if i were to develop software for kids, i'd most likely do it using pygame, even if i'm not a huge python fan. the early jumpstart products were built using an engine built around a proprietary scripting language, so i wouldn't have any major performance concerns. (what would be considered a 'base' machine has certainly moved way beyond what it was seven years ago.)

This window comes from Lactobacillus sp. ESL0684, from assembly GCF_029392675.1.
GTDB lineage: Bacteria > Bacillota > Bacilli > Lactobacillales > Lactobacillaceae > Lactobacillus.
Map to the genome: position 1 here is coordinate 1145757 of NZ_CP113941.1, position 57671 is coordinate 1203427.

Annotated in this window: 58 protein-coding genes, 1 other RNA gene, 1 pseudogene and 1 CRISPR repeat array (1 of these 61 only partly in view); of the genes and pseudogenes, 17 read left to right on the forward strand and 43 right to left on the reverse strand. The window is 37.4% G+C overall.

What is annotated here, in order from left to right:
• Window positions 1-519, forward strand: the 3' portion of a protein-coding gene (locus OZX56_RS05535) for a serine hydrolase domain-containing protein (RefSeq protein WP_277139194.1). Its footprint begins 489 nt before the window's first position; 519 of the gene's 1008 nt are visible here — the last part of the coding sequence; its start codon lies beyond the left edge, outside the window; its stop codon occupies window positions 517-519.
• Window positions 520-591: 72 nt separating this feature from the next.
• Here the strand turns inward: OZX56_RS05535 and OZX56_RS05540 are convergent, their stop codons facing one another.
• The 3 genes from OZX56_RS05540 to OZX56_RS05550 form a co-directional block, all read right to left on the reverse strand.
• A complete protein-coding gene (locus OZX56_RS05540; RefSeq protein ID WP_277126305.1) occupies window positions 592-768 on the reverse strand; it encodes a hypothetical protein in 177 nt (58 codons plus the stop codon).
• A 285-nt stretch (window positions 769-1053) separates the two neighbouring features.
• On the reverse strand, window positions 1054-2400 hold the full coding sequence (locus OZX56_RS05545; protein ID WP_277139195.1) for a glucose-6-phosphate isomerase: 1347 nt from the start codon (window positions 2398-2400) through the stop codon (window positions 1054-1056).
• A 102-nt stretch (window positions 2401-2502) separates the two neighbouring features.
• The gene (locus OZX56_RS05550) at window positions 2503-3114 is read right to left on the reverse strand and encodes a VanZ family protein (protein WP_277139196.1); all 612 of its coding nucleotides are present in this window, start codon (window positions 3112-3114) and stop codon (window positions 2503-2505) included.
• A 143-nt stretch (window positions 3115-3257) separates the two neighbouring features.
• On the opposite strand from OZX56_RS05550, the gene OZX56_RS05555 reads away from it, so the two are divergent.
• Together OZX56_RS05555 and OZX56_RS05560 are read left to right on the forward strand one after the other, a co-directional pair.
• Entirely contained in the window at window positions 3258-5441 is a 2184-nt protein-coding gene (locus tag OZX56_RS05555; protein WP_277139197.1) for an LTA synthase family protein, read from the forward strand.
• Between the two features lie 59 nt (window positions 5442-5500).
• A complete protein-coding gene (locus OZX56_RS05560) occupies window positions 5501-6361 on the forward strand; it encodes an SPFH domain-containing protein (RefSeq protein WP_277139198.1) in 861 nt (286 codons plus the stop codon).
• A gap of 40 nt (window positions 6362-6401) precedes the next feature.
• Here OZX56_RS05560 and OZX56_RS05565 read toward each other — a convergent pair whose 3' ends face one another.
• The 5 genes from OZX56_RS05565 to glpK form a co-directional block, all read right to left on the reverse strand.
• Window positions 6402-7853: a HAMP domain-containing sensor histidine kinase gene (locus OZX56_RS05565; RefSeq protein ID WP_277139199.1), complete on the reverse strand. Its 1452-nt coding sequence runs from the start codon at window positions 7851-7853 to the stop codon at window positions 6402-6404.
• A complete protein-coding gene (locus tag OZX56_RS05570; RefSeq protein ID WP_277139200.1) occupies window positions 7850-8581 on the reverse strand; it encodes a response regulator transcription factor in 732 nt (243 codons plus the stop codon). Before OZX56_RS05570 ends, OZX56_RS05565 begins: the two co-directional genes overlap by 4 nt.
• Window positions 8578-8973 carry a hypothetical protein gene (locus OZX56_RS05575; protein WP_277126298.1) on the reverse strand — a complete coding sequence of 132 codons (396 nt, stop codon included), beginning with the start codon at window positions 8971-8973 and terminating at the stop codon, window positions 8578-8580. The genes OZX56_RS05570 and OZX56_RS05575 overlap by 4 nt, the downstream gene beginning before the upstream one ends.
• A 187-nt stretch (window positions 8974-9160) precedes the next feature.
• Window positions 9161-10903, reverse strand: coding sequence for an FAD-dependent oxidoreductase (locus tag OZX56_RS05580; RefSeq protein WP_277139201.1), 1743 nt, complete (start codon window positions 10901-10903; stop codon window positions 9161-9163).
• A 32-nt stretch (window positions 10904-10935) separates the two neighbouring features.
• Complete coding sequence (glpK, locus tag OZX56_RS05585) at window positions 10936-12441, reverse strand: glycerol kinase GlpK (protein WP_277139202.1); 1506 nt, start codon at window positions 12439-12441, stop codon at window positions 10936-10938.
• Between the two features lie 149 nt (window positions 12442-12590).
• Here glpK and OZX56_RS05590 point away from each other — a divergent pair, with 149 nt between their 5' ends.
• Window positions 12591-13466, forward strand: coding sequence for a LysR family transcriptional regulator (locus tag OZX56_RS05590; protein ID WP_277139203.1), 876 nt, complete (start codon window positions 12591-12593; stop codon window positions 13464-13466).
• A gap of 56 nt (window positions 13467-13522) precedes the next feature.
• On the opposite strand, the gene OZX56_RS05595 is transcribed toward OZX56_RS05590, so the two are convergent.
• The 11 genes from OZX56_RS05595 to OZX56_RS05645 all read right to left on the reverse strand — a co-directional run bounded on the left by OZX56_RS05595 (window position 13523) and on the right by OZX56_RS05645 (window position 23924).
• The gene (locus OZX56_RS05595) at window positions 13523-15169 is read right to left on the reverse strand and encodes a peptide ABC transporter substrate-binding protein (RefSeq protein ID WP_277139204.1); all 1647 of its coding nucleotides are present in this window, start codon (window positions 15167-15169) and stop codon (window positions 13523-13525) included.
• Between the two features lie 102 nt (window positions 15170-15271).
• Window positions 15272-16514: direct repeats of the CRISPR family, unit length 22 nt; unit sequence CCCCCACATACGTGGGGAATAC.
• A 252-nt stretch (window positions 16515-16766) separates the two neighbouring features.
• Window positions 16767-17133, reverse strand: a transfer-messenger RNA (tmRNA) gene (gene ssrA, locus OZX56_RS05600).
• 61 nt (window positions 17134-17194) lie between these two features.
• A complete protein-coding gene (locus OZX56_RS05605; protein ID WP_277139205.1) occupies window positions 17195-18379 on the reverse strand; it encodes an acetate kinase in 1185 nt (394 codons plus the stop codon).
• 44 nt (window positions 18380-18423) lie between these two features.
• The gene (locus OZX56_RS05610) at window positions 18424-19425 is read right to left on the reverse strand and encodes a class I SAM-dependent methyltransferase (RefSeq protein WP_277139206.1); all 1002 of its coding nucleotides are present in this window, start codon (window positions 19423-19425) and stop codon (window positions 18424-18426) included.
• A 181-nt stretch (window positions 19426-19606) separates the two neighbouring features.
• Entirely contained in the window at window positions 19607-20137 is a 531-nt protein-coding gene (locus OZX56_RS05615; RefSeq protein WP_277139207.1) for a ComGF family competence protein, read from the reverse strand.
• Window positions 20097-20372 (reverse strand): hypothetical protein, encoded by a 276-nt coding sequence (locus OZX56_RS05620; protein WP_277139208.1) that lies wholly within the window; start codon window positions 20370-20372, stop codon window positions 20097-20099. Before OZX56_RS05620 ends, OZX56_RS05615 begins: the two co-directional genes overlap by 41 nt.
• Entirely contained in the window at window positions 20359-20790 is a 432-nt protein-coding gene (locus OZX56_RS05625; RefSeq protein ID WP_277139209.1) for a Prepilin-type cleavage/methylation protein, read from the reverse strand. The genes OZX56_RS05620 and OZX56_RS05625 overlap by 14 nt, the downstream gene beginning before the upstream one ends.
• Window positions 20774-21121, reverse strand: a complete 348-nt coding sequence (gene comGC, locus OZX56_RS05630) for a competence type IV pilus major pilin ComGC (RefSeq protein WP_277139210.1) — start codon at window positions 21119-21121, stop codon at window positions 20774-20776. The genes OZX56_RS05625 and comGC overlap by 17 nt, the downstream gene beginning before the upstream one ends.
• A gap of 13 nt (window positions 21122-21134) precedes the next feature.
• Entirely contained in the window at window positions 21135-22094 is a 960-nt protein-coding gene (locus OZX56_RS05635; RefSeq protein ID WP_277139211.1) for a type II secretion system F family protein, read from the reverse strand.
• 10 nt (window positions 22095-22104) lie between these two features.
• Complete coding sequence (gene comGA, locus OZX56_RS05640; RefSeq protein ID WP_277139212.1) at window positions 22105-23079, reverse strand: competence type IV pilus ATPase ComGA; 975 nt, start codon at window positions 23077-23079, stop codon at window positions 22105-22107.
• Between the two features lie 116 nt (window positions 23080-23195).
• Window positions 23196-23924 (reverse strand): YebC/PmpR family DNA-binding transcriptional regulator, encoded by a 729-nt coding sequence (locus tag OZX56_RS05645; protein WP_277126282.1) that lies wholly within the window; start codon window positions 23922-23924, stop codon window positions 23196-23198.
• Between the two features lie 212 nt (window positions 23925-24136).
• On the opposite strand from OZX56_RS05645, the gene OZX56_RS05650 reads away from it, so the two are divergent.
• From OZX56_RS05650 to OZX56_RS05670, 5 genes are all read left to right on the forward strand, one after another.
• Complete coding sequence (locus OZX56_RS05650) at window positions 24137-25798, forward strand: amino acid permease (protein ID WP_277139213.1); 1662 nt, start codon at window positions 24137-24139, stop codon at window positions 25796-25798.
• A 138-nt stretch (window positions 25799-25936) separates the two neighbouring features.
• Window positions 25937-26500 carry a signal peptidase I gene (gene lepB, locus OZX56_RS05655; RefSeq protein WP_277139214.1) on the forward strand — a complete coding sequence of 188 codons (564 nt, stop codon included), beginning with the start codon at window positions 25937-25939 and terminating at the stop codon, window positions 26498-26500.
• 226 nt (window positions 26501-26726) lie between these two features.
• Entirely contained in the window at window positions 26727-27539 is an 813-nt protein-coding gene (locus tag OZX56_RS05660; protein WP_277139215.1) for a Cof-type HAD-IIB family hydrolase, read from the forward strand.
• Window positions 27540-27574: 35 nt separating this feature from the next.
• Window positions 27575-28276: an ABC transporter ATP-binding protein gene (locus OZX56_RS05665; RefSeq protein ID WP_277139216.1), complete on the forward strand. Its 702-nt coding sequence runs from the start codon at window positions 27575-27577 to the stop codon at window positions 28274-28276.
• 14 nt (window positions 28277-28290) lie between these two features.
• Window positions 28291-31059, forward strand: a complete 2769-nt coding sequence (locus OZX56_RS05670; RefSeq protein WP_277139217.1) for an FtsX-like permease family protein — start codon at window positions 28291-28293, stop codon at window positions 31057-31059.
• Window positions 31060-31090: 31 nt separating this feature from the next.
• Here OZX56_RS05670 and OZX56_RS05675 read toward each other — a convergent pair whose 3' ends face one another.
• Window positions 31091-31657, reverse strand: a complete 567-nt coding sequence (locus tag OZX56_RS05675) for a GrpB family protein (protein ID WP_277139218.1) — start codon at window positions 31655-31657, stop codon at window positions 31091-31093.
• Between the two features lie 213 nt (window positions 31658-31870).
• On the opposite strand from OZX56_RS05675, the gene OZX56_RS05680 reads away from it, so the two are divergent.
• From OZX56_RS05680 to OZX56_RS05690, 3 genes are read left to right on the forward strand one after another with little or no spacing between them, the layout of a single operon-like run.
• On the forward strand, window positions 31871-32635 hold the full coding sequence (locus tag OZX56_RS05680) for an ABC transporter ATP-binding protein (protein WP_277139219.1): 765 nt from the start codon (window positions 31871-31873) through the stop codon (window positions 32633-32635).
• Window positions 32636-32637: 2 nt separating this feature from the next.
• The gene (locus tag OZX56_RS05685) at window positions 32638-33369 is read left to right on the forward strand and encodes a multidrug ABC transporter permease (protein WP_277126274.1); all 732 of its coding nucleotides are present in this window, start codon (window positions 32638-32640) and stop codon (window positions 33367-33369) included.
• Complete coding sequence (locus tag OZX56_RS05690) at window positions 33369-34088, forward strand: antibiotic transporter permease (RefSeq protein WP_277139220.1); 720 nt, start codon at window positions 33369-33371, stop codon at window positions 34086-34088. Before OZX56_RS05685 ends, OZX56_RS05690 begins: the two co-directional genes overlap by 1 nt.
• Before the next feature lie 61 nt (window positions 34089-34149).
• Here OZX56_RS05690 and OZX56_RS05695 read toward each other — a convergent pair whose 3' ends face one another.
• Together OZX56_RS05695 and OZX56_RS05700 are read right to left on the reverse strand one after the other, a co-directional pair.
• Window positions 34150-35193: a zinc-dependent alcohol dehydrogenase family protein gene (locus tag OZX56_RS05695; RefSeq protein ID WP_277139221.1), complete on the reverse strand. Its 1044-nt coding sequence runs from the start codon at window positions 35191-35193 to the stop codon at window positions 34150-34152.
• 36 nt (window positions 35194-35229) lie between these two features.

the real cost of developing this sort of software is in the content (art, sound, music, educational content). done right, the programming should be a rather modest percentage of the total development cost. (and later products should benefit from the groundwork laid by the earliest ones. unless you do something stupid like start them over from scratch.)

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